“The warning period is over,” Col Santi Sakuntanark, Commander of the 25th Infantry Regiment and the highest-ranking army officer stationed in Phuket, told The Phuket News today (August 25).
Soldiers, along with Navy personnel, police as well as officials from Patong Municipality and the Phuket Land Transport Office (PLTO), launched the campaign quietly and politely on Aug 3, with nothing more than warnings. (See story here.)
However, that changed on Monday.
“On Monday, we found 22 vehicles parked in the wrong parking spaces. Since then we have found 18 vehicles parked in parking spaces reserved for the public each day,” Col Santi said today.
All of the drivers caught were fined B1,000 baht each, for each infraction, he confirmed.
“The warning period is over, no more requests. If they want to be fined at least B1,000 each time, let them be fined. Be neat and tidy, we are managing this problem,” Col Santi said.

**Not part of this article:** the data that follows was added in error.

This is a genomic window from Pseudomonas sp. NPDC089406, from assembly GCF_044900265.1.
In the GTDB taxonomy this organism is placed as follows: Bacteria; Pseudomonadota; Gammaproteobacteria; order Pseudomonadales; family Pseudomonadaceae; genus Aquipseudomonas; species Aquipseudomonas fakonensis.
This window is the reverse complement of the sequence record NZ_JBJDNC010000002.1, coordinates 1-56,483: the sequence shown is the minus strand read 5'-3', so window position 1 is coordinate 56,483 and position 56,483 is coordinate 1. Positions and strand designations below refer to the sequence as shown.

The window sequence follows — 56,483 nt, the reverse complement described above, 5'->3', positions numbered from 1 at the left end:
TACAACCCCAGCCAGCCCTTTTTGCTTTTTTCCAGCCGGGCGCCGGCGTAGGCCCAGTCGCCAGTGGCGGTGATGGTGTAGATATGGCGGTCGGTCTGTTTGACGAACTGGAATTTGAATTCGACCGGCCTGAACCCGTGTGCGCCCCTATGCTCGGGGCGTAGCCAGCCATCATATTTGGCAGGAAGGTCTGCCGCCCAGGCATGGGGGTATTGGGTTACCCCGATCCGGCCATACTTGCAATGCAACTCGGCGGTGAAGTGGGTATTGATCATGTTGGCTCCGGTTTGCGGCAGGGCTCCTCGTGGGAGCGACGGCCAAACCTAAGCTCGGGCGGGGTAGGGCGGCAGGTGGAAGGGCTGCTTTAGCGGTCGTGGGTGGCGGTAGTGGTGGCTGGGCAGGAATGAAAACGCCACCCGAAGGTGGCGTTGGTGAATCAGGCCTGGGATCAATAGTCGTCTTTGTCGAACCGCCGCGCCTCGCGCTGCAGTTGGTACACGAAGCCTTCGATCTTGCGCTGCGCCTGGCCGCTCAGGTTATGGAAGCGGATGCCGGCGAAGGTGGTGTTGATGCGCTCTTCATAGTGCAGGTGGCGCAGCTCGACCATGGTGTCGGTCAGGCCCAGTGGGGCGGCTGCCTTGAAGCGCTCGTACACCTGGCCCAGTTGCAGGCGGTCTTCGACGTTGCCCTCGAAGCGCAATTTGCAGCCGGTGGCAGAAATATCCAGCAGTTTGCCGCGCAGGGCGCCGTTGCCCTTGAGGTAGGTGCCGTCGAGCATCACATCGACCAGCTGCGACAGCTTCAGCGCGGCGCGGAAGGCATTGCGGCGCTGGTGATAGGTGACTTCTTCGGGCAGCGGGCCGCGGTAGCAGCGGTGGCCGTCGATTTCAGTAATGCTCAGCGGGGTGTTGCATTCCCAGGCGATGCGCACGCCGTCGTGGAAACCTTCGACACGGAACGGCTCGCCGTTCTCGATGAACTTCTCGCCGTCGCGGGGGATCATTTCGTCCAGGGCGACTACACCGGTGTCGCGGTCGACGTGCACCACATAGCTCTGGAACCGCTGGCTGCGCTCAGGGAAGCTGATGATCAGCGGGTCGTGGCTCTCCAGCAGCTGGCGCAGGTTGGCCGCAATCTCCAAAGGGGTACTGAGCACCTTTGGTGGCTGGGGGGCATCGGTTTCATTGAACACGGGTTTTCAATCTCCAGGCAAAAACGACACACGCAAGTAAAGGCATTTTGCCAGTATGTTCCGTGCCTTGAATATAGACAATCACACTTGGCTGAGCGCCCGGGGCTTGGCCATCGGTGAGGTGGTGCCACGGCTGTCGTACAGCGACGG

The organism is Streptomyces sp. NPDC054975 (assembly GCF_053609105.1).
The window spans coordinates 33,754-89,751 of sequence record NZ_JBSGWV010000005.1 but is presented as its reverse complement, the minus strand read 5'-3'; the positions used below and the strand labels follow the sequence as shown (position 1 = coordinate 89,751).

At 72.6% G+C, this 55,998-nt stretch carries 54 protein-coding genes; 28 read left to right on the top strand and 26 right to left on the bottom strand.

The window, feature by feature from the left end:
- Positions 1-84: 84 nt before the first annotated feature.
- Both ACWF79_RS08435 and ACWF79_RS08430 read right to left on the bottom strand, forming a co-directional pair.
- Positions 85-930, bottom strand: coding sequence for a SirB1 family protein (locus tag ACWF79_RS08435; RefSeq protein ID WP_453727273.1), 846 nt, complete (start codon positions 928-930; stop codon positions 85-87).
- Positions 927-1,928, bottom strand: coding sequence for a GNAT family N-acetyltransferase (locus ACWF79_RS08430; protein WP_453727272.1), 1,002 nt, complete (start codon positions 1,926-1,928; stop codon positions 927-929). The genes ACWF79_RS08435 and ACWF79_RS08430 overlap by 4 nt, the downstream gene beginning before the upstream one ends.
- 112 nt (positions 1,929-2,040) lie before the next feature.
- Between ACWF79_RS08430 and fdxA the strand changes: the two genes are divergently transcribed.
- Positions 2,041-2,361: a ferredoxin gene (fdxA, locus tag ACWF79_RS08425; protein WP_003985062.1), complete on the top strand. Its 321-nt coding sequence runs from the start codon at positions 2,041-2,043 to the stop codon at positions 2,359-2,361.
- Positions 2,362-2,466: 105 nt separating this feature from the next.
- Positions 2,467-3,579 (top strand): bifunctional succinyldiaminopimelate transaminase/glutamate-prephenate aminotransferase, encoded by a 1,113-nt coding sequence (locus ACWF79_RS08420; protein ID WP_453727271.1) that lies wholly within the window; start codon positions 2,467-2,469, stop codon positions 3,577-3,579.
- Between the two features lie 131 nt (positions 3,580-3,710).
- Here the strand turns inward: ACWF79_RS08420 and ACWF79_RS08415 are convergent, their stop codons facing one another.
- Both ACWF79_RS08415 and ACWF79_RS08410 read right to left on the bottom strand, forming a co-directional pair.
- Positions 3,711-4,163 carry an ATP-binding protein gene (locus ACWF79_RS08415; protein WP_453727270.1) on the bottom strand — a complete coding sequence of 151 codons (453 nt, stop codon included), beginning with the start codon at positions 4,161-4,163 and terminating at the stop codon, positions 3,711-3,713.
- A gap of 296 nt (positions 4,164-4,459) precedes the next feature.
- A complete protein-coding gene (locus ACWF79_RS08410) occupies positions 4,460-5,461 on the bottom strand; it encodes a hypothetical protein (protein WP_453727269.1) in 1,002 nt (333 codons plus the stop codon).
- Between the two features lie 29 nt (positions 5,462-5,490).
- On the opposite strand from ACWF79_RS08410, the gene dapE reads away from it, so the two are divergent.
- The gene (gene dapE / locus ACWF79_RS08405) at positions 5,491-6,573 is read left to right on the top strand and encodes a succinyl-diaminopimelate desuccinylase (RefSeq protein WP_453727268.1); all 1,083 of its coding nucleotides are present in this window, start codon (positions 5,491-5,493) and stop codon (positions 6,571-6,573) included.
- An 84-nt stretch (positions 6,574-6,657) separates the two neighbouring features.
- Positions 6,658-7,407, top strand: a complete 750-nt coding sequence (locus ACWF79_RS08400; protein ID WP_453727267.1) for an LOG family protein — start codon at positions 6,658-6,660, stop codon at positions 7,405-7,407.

Col Santi pointed out that three more taxi and tuk-tuk ranks, or “stands” as they are called in Thailand, were added to the original 21 allowed on Aug 3, bringing the total number of taxi, van and tuk-tuk ranks in Patong to 24.
“We kept warning them since the campaign began, now that time is over. Any drivers who continue to ignore us will be nominated to have their commercial driver’s license revoked (by the PLTO),” he warned.
Speaking to The Phuket News yesterday, Patong Police Chief Col Tassanai Orarigadech repeated that the campaign to reclaim parking spaces for the public was a multi-agency effort, not just that of the Patong Police.
“Every arrest is considered fully before deciding to charge,” Col Tassanai added.
“We collect evidence and then officers consider each case before issuing any fines. Many drivers have complained about this to police. If they have ignored repeated warnings, they will be fined,” he explained.
One van driver who was fined on Tuesday (Aug 22) after being caught parked in a public parking space told The Phuket News, “I just was going to buy some food and water, but when I came back the front wheel of my van was chained and locked. It is really not fair.
“Police did not explain what they were doing, they didn’t even ask what I was doing. Then I had to pay B1,000 fine because I went to buy food. My friends were fined too,” said the driver, who asked not to be named.
Asked what he will do next, the driver said, “I have no excuse for breaking the rules, but it is just not fair for us and others who work in the transport industry, but there is nothing more I can go than put up with it.”